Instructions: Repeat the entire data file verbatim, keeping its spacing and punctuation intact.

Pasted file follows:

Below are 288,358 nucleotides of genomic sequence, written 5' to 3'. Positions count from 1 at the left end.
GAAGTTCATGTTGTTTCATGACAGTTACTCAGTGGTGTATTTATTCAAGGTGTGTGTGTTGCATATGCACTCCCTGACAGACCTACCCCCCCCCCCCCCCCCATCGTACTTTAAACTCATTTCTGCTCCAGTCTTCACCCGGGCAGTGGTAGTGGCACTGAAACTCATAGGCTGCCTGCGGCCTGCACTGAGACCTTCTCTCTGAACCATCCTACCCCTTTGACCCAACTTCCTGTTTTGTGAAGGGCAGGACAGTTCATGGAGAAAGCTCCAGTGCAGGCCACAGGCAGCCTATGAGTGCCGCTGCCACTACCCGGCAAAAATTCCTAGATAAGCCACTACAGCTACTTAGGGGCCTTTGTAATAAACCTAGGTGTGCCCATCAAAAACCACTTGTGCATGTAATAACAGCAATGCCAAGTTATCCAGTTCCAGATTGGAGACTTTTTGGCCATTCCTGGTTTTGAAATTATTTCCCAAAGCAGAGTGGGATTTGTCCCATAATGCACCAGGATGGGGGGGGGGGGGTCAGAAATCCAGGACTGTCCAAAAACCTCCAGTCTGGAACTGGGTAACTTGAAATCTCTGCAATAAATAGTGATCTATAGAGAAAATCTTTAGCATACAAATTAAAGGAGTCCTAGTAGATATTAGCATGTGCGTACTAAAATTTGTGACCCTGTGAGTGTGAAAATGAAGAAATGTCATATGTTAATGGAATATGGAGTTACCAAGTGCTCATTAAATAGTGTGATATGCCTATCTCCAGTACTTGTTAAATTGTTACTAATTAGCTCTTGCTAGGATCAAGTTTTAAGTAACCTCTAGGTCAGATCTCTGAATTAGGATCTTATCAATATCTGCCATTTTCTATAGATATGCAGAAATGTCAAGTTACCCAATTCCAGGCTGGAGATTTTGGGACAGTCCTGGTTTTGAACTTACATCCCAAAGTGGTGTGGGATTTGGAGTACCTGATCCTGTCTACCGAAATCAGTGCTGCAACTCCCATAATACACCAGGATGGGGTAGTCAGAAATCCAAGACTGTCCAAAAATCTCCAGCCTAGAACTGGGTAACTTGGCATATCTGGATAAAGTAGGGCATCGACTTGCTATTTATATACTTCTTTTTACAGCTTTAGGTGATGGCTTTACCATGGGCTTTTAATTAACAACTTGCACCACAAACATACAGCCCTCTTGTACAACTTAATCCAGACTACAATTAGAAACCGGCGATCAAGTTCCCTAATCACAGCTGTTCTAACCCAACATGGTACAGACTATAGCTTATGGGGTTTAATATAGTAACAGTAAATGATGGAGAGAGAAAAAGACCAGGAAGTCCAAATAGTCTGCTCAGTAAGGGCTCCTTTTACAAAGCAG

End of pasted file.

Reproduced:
Below are 288,358 nucleotides of genomic sequence, written 5' to 3'. Positions count from 1 at the left end.
GAAGTTCATGTTGTTTCATGACAGTTACTCAGTGGTGTATTTATTCAAGGTGTGTGTGTTGCATATGCACTCCCTGACAGACCTACCCCCCCCCCCCCCCCCATCGTACTTTAAACTCATTTCTGCTCCAGTCTTCACCCGGGCAGTGGTAGTGGCACTGAAACTCATAGGCTGCCTGCGGCCTGCACTGAGACCTTCTCTCTGAACCATCCTACCCCTTTGACCCAACTTCCTGTTTTGTGAAGGGCAGGACAGTTCATGGAGAAAGCTCCAGTGCAGGCCACAGGCAGCCTATGAGTGCCGCTGCCACTACCCGGCAAAAATTCCTAGATAAGCCACTACAGCTACTTAGGGGCCTTTGTAATAAACCTAGGTGTGCCCATCAAAAACCACTTGTGCATGTAATAACAGCAATGCCAAGTTATCCAGTTCCAGATTGGAGACTTTTTGGCCATTCCTGGTTTTGAAATTATTTCCCAAAGCAGAGTGGGATTTGTCCCATAATGCACCAGGATGGGGGGGGGGGGGTCAGAAATCCAGGACTGTCCAAAAACCTCCAGTCTGGAACTGGGTAACTTGAAATCTCTGCAATAAATAGTGATCTATAGAGAAAATCTTTAGCATACAAATTAAAGGAGTCCTAGTAGATATTAGCATGTGCGTACTAAAATTTGTGACCCTGTGAGTGTGAAAATGAAGAAATGTCATATGTTAATGGAATATGGAGTTACCAAGTGCTCATTAAATAGTGTGATATGCCTATCTCCAGTACTTGTTAAATTGTTACTAATTAGCTCTTGCTAGGATCAAGTTTTAAGTAACCTCTAGGTCAGATCTCTGAATTAGGATCTTATCAATATCTGCCATTTTCTATAGATATGCAGAAATGTCAAGTTACCCAATTCCAGGCTGGAGATTTTGGGACAGTCCTGGTTTTGAACTTACATCCCAAAGTGGTGTGGGATTTGGAGTACCTGATCCTGTCTACCGAAATCAGTGCTGCAACTCCCATAATACACCAGGATGGGGTAGTCAGAAATCCAAGACTGTCCAAAAATCTCCAGCCTAGAACTGGGTAACTTGGCATATCTGGATAAAGTAGGGCATCGACTTGCTATTTATATACTTCTTTTTACAGCTTTAGGTGATGGCTTTACCATGGGCTTTTAATTAACAACTTGCACCACAAACATACAGCCCTCTTGTACAACTTAATCCAGACTACAATTAGAAACCGGCGATCAAGTTCCCTAATCACAGCTGTTCTAACCCAACATGGTACAGACTATAGCTTATGGGGTTTAATATAGTAACAGTAAATGATGGAGAGAGAAAAAGACCAGGAAGTCCAAATAGTCTGCTCAGTAAGGGCTCCTTTTACAAAGCAG